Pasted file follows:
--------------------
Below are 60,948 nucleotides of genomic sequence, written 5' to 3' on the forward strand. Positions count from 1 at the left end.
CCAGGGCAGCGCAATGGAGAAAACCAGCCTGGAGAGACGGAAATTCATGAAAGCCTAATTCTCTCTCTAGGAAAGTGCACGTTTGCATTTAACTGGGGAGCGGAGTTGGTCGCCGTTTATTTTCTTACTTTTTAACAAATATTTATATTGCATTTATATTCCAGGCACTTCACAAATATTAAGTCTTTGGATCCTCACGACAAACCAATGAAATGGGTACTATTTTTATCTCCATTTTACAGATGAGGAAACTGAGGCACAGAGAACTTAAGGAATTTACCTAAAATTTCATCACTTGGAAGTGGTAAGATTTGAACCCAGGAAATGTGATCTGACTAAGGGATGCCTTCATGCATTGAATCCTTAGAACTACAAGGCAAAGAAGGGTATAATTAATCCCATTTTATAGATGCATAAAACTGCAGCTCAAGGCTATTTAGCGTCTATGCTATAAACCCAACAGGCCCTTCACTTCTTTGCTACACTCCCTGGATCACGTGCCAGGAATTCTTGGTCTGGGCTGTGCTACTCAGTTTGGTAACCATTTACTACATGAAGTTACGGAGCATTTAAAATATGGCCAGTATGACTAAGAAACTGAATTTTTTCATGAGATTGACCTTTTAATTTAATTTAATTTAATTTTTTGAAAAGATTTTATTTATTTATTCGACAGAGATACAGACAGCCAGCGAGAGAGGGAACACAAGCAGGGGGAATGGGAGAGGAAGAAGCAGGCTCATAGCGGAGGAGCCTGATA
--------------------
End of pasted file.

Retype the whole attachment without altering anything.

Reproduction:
Below are 60,948 nucleotides of genomic sequence, written 5' to 3' on the forward strand. Positions count from 1 at the left end.
CCAGGGCAGCGCAATGGAGAAAACCAGCCTGGAGAGACGGAAATTCATGAAAGCCTAATTCTCTCTCTAGGAAAGTGCACGTTTGCATTTAACTGGGGAGCGGAGTTGGTCGCCGTTTATTTTCTTACTTTTTAACAAATATTTATATTGCATTTATATTCCAGGCACTTCACAAATATTAAGTCTTTGGATCCTCACGACAAACCAATGAAATGGGTACTATTTTTATCTCCATTTTACAGATGAGGAAACTGAGGCACAGAGAACTTAAGGAATTTACCTAAAATTTCATCACTTGGAAGTGGTAAGATTTGAACCCAGGAAATGTGATCTGACTAAGGGATGCCTTCATGCATTGAATCCTTAGAACTACAAGGCAAAGAAGGGTATAATTAATCCCATTTTATAGATGCATAAAACTGCAGCTCAAGGCTATTTAGCGTCTATGCTATAAACCCAACAGGCCCTTCACTTCTTTGCTACACTCCCTGGATCACGTGCCAGGAATTCTTGGTCTGGGCTGTGCTACTCAGTTTGGTAACCATTTACTACATGAAGTTACGGAGCATTTAAAATATGGCCAGTATGACTAAGAAACTGAATTTTTTCATGAGATTGACCTTTTAATTTAATTTAATTTAATTTTTTGAAAAGATTTTATTTATTTATTCGACAGAGATACAGACAGCCAGCGAGAGAGGGAACACAAGCAGGGGGAATGGGAGAGGAAGAAGCAGGCTCATAGCGGAGGAGCCTGATA